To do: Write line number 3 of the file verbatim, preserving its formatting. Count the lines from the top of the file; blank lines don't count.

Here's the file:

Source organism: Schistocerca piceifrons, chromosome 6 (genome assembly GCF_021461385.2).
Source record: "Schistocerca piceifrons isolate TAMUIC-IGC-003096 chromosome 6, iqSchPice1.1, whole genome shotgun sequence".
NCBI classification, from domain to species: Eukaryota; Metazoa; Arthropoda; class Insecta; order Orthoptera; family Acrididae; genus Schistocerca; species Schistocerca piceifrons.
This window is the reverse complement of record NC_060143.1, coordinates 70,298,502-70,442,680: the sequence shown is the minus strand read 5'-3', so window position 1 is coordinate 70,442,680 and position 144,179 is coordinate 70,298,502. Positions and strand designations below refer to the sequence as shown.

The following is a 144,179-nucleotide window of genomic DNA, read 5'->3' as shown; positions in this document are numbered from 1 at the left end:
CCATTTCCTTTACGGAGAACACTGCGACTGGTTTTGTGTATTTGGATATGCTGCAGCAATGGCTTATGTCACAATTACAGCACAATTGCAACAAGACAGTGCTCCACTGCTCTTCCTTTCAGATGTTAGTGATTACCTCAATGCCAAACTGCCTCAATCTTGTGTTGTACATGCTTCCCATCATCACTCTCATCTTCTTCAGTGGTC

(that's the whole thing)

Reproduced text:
NCBI classification, from domain to species: Eukaryota; Metazoa; Arthropoda; class Insecta; order Orthoptera; family Acrididae; genus Schistocerca; species Schistocerca piceifrons.